FSI faculty address 21st century issues in Leading Matters global tour

Leading matters is an inspirational stanford tour that reveals how the university is changing and reinventing itself. Designed exclusively for Stanford alumni, family, and friends, Leading Matters is being held in 17 locations that stretch from London to Hong Kong. Speakers include Stanford President John Hennessy, distinguished deans, and faculty. Each event features thought-provoking faculty panels, stimulating seminars, and a state-of-the-art media presentation.

Several FSI faculty members presented their research findings at Leading Matters events in Seattle, San Diego, and Hong Kong, which were sponsored by The Stanford Challenge and the Stanford Alumni Association.

In Seattle, on January 26, FSI faculty led the panel, “Emerging Superpowers: Influence and Supremacy in the 21st Century,” which addressed how the landscape of world power has evolved since the end of the Cold War and what factors contribute to the making of current superpowers.

The panel, moderated by Dean Robert Joss of the Graduate School of Business, included William J. Perry, Michael and Barbara Berberian Professor, FSI Senior Fellow, and the 19th secretary of defense; Michael A. McFaul, professor of political science, Peter and Helen Bing Senior Fellow, Hoover Institution, and director of CDDRL; and Stephen J. Stedman, professor of political science (by courtesy) and senior fellow at CISAC and FSI. Said Perry, on efforts to reduce nuclear arms worldwide, “If we want to end the dangers that nuclear weapons pose to our civilization, we should not be waiting for divine intervention. We ourselves must take the necessary action.”

Rosamond L. Naylor, director of the Program on Food Security and the Environment and Julie Wrigley Senior Fellow, presented as part of the panel, “Big Plans for a Small Planet: Can We Feed the World Without Wrecking the Oceans?” moderated by Dean Pamela Matson of the School of Earth Sciences. Addressing some of the economic and environmental ramifications of the world’s growing dependence on the oceans for food, Naylor said, “Promoting environmentally sustainable fish farming operations requires knowledge of waste flows from open netpens, the ecological impacts of farming on wild fish populations, the economics of farming, and the regulatory Decisive Gifts Enable Summer Fellows Program to Continue with Bold Vision institutions governing the industry. Stanford is unique in integrating all of these factors into its analysis of the aquaculture sector.”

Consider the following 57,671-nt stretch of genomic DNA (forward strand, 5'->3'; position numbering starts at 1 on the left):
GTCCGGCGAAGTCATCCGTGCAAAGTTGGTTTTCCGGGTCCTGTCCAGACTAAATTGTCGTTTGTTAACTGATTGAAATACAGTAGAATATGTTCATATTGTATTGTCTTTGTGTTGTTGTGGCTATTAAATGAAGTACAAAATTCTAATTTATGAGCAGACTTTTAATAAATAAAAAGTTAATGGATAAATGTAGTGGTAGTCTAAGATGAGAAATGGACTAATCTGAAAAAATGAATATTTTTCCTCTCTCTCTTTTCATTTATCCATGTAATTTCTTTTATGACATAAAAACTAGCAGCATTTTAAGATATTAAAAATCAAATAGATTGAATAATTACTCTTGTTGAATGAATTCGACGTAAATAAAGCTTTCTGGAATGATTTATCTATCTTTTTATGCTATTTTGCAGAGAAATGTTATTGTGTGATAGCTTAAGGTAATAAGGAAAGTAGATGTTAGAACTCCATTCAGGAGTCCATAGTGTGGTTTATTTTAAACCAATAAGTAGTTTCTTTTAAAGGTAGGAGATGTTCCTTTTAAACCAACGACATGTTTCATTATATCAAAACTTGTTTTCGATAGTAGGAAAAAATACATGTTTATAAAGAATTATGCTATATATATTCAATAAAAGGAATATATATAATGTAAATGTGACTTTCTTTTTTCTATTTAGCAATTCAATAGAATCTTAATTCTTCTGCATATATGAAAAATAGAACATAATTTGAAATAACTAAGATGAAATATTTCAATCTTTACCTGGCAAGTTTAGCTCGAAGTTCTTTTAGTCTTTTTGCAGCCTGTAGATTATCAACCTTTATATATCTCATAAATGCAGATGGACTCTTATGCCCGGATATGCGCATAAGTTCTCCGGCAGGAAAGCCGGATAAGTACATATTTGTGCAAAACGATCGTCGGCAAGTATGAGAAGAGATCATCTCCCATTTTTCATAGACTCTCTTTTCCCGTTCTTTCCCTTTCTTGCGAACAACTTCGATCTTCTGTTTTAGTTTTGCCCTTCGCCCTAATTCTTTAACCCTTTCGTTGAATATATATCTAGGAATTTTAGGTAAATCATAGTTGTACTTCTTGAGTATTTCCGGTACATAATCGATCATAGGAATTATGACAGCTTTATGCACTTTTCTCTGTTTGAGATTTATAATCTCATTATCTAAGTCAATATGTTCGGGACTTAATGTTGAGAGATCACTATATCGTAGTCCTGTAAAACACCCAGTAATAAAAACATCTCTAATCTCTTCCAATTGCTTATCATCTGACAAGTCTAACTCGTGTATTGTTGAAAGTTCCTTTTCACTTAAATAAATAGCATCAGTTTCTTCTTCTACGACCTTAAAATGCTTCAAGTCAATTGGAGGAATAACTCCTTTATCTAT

In San Diego, on March 8, Dean Richard Saller of the School of Humanities and Sciences moderated a panel on “Clash of Cultures,” featuring Stephen D. Krasner, Graham H. Stuart Professor of International Relations and FSI Senior Fellow; Abbas Milani, Moghadam Director of Iranian Studies, research fellow and co-director of the Iran Democracy Project at the Hoover Institution; and Martha Crenshaw, professor of political science (by courtesy) and senior fellow at CISAC and FSI. They explored how cultural differences influence power relations between nations in the post–Cold War world. Said Crenshaw, “Actually, the ‘new’ terrorism is not so different from the ‘old’ in terms of goals, methods, and organization. Terrorism in a variety of forms has occurred in all cultural contexts. What all expressions of the phenomenon have in common is political motivation. Terrorist violence is best understood as politics, not culture.”

In Hong Kong on April 19, President Hennessy and FSI Director Coit D. Blacker addressed the changing balance of power between the U.S., China, and India. Scott Rozelle, Helen F. Farnsworth Senior Fellow, spoke on the panel, “Troubled Waters,” moderated by Dean Pamela Matson. Noting that more than 1.1 billion people have no access to safe or plentiful water, Rozelle addressed implications for global health and economic development.

Asked Rozelle, “Is China facing a water crisis? Some say yes. It could destablize China. It could even push China to ‘starve the world’ by reducing its ability to produce food and force it to turn to international markets, which would push up the cost of food globally. Can Stanford’s research help build ‘bridges’— sound policy bridges — over troubled waters? Should Freeman Spogli Institute researchers be involved in such work? We believe the answer is unequivocally yes. We are getting involved in the solutions to society’s most complicated problems. We are building partnerships with government officials, academics, and community leaders — and most of all the poorest of the poor, in trying to become builders of bridges.”